PBMCs were stained with fluorescein conjugated antibodies including Anti-CD4-FITC, Anti-CD25-APC, Anti-CD127-PE (all from Biolegend, CA, USA) and Anti-BV421-CCR8 (BD Biosciences, CA, USA), and sorted by FACS Aria II cell sorter (BD Biosciences, CA, USA) was used for sorting. CD4+CCR8 Tregs and CD4+CCR8+ Tregs obtained by the sorter were washed and re-suspended in X-VIVO15 medium (LONGZA, Basle, Switzerland) with 5% human AB serum (Gemini, Woodland, CA, USA) and 500 U/ml IL-2 (Peprotech, Rocky Hill, NJ, USA), and then 1 × 105 cells/well were added into 96-well round plates, followed by 20 μL anti-CD3/CD28 coated microbeads (Invitrogen, Carlsbad, CA, USA) added into each well.

Chemotactic assay

CD4+CCR8 Tregs, CD4+CCR8+ Tregs and tissue culture supernatants were collected. Recombinant human CCL1/I-309 and recombinant human CCL18/MIP-4 were used to construct mediums with gradient concentrations of chemokines (0.01 ng/mL, 0.1 ng/mL, 1 ng/mL, 10 ng/mL, 100 ng/mL). In the lower chamber of the co-culture system, tissue culture supernatants or mediums containing chemokines of different concentrations (CCL1/CCL18) were added respectively, and CD4+CCR8 Tregs or CD4+CCR8+ Tregs were added respectively in the upper chamber. The plate was cultured in a 5%CO2 incubator at 37 ℃. After 150 min, the number of cells chemotactic to the lower chamber was counted and the chemotactic index of each group was calculated as well.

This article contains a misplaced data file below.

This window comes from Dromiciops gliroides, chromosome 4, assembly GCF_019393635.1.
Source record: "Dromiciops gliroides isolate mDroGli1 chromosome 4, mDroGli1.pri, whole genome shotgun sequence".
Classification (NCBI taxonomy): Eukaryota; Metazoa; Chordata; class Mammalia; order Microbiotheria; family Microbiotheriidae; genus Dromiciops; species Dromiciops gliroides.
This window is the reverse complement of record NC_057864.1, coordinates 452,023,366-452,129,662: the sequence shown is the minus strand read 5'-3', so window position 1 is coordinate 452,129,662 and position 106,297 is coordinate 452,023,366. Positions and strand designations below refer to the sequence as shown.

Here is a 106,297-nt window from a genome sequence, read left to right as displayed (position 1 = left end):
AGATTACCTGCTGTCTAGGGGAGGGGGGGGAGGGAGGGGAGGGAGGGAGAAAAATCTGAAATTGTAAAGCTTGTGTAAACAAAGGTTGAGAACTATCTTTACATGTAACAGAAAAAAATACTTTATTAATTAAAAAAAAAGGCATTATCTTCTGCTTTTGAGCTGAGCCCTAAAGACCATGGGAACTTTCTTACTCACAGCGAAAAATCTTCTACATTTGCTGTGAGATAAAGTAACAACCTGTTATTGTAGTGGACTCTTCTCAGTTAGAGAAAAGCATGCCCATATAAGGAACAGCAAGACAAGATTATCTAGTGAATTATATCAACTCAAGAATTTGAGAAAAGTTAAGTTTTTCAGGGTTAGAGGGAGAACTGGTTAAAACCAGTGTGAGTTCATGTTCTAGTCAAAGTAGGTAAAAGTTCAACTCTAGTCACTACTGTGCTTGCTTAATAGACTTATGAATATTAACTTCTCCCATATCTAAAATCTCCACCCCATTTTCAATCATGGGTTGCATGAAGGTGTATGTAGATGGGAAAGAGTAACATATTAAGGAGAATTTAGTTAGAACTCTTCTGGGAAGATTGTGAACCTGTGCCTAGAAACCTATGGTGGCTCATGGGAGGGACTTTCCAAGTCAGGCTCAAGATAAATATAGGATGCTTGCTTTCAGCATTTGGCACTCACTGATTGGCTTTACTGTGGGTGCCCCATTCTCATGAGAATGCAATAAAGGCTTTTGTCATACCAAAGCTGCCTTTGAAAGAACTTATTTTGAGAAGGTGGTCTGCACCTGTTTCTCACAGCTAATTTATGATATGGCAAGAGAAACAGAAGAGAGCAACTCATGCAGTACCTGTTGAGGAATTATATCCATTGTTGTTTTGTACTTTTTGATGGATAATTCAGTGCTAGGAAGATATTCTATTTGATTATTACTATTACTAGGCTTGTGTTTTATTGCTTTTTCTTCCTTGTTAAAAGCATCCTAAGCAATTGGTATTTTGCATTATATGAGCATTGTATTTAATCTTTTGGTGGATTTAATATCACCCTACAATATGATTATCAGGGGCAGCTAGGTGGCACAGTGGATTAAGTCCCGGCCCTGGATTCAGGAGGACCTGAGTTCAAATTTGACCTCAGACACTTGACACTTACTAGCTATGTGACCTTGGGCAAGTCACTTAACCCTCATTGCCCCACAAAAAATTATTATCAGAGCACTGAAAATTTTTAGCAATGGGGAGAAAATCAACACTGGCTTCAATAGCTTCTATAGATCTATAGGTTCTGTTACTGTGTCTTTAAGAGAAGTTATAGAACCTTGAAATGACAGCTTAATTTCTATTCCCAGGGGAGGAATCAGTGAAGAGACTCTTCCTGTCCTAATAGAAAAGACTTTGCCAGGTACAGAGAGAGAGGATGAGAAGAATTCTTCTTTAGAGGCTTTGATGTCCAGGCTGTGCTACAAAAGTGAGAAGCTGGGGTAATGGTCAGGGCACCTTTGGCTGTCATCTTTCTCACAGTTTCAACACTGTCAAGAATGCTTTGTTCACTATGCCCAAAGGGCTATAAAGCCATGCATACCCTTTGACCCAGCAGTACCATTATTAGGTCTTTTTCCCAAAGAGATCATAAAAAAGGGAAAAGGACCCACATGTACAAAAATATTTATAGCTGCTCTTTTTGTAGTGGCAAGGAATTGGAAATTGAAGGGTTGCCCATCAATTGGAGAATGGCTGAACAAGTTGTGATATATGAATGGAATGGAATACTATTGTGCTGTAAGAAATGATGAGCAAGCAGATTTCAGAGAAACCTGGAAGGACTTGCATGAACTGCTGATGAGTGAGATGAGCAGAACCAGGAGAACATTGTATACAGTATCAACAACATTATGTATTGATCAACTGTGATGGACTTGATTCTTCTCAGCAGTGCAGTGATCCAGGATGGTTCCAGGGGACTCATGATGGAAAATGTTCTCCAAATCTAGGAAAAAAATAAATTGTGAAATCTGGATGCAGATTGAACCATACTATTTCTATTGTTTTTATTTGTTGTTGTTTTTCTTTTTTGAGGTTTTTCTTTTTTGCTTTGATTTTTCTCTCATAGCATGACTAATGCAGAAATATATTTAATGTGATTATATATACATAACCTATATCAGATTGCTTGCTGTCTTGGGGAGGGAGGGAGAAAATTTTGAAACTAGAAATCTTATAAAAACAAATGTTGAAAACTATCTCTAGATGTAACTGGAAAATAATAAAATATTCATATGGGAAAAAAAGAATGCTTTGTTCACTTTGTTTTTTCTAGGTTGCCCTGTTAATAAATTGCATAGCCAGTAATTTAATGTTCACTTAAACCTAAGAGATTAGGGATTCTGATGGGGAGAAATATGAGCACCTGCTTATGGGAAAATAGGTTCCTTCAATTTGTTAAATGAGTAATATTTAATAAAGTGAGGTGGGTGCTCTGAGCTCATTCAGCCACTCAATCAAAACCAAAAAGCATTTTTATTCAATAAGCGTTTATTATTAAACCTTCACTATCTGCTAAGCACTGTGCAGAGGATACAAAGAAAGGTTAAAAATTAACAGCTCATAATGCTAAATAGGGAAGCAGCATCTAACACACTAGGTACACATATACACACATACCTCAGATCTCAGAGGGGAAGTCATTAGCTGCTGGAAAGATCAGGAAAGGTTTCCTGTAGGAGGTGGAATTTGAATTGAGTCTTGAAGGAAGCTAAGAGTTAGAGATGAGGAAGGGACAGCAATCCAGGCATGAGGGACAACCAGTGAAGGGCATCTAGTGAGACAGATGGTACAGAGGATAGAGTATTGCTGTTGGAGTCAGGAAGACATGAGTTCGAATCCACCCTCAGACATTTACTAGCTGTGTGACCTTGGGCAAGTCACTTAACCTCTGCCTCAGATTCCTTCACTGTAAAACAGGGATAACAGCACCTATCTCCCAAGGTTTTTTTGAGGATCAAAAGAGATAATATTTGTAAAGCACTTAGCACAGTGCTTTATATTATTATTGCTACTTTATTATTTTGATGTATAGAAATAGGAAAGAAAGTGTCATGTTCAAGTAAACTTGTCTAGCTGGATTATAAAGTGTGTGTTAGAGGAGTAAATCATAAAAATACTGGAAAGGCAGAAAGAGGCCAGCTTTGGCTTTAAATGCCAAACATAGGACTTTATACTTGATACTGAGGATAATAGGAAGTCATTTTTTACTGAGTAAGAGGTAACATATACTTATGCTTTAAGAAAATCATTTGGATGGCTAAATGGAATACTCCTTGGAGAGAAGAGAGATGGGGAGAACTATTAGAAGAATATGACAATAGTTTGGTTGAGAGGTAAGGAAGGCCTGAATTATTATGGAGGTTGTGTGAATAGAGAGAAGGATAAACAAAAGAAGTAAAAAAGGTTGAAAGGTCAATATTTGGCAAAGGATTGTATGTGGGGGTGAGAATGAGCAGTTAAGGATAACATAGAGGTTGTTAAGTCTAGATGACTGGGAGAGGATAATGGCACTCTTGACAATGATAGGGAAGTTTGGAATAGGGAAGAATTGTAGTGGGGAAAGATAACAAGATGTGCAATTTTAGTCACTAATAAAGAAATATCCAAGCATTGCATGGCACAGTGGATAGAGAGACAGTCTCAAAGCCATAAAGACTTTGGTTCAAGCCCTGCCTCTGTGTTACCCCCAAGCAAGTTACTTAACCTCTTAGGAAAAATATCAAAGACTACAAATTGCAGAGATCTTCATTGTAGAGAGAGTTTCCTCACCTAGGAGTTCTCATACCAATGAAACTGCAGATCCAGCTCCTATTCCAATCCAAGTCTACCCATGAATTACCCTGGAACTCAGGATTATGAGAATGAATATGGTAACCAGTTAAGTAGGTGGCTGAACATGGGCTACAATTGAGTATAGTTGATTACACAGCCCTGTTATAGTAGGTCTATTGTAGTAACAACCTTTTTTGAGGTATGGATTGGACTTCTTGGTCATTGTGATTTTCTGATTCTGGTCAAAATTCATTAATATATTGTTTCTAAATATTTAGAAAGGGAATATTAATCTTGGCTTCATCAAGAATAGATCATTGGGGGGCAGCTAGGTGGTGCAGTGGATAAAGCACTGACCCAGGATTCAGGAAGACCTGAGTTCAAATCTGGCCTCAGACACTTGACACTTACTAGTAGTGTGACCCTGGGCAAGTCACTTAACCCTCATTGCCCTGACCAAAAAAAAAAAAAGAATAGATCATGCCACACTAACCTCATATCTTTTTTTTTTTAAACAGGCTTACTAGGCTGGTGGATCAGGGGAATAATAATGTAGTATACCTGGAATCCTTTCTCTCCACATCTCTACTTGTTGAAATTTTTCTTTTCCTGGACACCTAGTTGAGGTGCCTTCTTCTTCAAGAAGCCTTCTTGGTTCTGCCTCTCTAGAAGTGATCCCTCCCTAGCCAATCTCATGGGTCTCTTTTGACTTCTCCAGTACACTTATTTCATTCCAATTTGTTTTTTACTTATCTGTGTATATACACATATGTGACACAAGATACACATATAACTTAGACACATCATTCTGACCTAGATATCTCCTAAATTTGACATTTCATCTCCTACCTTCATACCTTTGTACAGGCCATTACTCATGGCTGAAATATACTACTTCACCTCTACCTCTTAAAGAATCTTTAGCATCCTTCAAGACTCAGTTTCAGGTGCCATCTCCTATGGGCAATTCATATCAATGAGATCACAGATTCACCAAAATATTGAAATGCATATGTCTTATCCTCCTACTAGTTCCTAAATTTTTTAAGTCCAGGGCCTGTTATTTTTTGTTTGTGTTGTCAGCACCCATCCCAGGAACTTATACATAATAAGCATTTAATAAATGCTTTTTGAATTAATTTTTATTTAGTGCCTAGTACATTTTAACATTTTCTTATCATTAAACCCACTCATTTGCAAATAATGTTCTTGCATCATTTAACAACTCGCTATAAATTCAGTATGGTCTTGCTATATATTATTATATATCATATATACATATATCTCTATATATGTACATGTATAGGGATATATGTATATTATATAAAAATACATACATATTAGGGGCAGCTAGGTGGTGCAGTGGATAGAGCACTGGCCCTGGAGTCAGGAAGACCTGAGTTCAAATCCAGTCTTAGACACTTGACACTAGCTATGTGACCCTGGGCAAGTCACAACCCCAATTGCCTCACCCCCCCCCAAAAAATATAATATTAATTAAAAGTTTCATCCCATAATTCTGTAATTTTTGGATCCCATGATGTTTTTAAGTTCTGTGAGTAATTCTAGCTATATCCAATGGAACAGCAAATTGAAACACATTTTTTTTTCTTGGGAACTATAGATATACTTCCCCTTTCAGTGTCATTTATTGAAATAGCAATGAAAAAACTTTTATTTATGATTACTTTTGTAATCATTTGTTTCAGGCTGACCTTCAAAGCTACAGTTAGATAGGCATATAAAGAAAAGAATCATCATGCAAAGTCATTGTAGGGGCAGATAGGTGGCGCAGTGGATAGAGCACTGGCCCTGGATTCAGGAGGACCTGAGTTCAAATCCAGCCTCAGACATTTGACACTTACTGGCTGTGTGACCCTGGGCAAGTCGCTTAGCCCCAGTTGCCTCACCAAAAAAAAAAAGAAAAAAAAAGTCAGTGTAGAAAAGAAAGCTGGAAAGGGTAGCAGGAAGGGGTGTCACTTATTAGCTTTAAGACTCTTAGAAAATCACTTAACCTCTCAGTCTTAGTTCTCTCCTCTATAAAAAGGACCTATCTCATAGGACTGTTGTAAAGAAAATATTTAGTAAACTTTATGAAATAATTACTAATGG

Data analysis

Data were analyzed with GraphPad prism 7.0 software (GraphPad Software Inc., San Diego, CA, USA). Comparisons between different groups were calculated using Student’s t-test or the non-parametric Mann–Whitney U test. The association between variables and clinical characteristics was evaluated by Chi-square or Fisher exact test. Experiments were independently repeated at least three times. The data were expressed as means ± standard deviation (SD) and P values < 0.05 were considered statistically significant (Additional files 2, 3 Figures S2, S3).

Results

CCR8 expression on CD4+ TILs and CD4+ PBLs